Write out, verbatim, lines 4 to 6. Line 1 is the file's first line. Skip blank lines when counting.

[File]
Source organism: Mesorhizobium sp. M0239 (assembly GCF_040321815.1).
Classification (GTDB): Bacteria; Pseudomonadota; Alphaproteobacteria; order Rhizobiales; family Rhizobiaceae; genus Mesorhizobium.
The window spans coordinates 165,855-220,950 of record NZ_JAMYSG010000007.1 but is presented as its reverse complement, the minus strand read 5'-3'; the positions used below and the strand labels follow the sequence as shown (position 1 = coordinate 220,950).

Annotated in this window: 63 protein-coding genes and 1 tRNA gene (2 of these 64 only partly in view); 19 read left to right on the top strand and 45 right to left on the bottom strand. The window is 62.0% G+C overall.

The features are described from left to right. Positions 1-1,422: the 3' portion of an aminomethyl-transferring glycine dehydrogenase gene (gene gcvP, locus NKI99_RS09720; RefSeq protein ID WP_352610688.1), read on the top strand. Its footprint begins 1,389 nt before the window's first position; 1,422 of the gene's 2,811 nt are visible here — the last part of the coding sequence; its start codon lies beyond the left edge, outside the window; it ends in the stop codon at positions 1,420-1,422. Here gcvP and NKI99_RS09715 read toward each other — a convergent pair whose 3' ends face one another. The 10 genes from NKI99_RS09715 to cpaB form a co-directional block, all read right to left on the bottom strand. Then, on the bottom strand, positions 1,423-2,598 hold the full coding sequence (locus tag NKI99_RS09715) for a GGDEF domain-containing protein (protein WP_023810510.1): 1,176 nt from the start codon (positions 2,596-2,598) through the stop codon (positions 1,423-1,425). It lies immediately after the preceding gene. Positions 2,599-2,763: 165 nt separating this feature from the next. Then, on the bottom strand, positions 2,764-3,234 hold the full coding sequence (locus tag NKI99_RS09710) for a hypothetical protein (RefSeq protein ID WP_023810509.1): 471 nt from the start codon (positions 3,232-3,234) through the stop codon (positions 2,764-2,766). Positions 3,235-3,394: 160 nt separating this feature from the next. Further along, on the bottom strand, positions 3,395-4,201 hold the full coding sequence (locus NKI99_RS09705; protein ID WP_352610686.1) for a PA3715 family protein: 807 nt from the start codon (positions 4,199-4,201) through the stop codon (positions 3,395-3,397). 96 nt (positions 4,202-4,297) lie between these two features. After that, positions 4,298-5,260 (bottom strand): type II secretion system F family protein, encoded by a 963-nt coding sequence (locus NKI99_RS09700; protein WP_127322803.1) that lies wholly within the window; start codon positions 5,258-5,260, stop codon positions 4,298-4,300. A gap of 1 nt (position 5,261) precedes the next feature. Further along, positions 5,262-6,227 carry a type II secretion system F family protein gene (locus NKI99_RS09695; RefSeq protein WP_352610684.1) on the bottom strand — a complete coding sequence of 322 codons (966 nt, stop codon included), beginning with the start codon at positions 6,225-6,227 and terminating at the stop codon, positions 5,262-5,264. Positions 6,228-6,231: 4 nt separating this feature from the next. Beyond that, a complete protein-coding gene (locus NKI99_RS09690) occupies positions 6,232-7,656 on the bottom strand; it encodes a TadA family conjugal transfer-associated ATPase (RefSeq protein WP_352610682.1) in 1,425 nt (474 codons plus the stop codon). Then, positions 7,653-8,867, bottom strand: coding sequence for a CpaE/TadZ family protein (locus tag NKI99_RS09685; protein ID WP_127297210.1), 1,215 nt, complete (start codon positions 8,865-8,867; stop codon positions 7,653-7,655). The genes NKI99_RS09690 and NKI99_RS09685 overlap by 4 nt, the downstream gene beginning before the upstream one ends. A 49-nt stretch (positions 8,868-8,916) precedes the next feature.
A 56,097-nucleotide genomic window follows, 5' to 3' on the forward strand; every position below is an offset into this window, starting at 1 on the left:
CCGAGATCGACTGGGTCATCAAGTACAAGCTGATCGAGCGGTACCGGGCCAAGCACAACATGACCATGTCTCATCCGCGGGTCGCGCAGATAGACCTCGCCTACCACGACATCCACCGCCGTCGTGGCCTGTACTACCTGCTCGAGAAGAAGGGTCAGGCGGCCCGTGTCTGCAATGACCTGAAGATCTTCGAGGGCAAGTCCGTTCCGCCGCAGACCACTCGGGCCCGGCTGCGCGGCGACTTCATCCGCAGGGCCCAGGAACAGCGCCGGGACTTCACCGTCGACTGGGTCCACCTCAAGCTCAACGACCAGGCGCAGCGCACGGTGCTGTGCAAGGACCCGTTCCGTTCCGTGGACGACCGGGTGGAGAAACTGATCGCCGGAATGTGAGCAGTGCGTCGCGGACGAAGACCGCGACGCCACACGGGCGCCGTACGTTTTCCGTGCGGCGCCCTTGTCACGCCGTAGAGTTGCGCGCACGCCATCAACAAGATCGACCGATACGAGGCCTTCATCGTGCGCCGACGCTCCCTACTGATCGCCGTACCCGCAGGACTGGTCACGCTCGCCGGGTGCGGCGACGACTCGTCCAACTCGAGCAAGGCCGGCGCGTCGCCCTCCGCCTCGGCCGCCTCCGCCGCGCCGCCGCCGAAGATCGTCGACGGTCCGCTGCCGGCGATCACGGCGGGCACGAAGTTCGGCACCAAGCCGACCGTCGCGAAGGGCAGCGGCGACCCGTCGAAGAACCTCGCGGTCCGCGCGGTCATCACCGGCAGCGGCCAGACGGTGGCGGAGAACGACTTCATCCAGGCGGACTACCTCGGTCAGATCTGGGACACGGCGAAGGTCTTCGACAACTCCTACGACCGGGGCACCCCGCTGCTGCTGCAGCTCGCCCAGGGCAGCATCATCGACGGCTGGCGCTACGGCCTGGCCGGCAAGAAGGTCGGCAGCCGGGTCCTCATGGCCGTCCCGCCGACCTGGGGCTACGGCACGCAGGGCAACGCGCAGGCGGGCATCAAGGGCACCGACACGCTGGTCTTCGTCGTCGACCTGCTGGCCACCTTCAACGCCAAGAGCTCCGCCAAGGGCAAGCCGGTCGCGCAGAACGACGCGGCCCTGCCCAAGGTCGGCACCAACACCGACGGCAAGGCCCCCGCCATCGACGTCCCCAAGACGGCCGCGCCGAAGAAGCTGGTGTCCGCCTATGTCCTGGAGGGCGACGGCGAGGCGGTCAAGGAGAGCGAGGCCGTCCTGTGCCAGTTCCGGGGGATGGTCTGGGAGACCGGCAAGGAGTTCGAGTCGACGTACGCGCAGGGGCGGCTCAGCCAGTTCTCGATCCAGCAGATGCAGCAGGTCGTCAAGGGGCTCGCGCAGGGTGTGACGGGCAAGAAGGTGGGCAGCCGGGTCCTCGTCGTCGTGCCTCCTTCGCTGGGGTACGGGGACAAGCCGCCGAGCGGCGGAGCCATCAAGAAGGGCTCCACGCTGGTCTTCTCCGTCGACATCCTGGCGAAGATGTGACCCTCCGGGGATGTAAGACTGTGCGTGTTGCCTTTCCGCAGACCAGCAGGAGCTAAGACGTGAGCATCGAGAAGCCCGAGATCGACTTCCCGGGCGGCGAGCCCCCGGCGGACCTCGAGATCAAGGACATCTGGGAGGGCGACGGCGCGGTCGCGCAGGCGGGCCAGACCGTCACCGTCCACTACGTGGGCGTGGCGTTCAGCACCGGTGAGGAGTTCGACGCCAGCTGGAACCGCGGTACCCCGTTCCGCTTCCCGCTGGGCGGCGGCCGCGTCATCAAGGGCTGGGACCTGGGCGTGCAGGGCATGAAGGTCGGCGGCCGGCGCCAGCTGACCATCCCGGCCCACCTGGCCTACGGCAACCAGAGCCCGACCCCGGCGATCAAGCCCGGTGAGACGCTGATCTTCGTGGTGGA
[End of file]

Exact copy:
Annotated in this window: 63 protein-coding genes and 1 tRNA gene (2 of these 64 only partly in view); 19 read left to right on the top strand and 45 right to left on the bottom strand. The window is 62.0% G+C overall.

The features are described from left to right. Positions 1-1,422: the 3' portion of an aminomethyl-transferring glycine dehydrogenase gene (gene gcvP, locus NKI99_RS09720; RefSeq protein ID WP_352610688.1), read on the top strand. Its footprint begins 1,389 nt before the window's first position; 1,422 of the gene's 2,811 nt are visible here — the last part of the coding sequence; its start codon lies beyond the left edge, outside the window; it ends in the stop codon at positions 1,420-1,422. Here gcvP and NKI99_RS09715 read toward each other — a convergent pair whose 3' ends face one another. The 10 genes from NKI99_RS09715 to cpaB form a co-directional block, all read right to left on the bottom strand. Then, on the bottom strand, positions 1,423-2,598 hold the full coding sequence (locus tag NKI99_RS09715) for a GGDEF domain-containing protein (protein WP_023810510.1): 1,176 nt from the start codon (positions 2,596-2,598) through the stop codon (positions 1,423-1,425). It lies immediately after the preceding gene. Positions 2,599-2,763: 165 nt separating this feature from the next. Then, on the bottom strand, positions 2,764-3,234 hold the full coding sequence (locus tag NKI99_RS09710) for a hypothetical protein (RefSeq protein ID WP_023810509.1): 471 nt from the start codon (positions 3,232-3,234) through the stop codon (positions 2,764-2,766). Positions 3,235-3,394: 160 nt separating this feature from the next. Further along, on the bottom strand, positions 3,395-4,201 hold the full coding sequence (locus NKI99_RS09705; protein ID WP_352610686.1) for a PA3715 family protein: 807 nt from the start codon (positions 4,199-4,201) through the stop codon (positions 3,395-3,397). 96 nt (positions 4,202-4,297) lie between these two features. After that, positions 4,298-5,260 (bottom strand): type II secretion system F family protein, encoded by a 963-nt coding sequence (locus NKI99_RS09700; protein WP_127322803.1) that lies wholly within the window; start codon positions 5,258-5,260, stop codon positions 4,298-4,300. A gap of 1 nt (position 5,261) precedes the next feature. Further along, positions 5,262-6,227 carry a type II secretion system F family protein gene (locus NKI99_RS09695; RefSeq protein WP_352610684.1) on the bottom strand — a complete coding sequence of 322 codons (966 nt, stop codon included), beginning with the start codon at positions 6,225-6,227 and terminating at the stop codon, positions 5,262-5,264. Positions 6,228-6,231: 4 nt separating this feature from the next. Beyond that, a complete protein-coding gene (locus NKI99_RS09690) occupies positions 6,232-7,656 on the bottom strand; it encodes a TadA family conjugal transfer-associated ATPase (RefSeq protein WP_352610682.1) in 1,425 nt (474 codons plus the stop codon). Then, positions 7,653-8,867, bottom strand: coding sequence for a CpaE/TadZ family protein (locus tag NKI99_RS09685; protein ID WP_127297210.1), 1,215 nt, complete (start codon positions 8,865-8,867; stop codon positions 7,653-7,655). The genes NKI99_RS09690 and NKI99_RS09685 overlap by 4 nt, the downstream gene beginning before the upstream one ends. A 49-nt stretch (positions 8,868-8,916) precedes the next feature.
A 56,097-nucleotide genomic window follows, 5' to 3' on the forward strand; every position below is an offset into this window, starting at 1 on the left: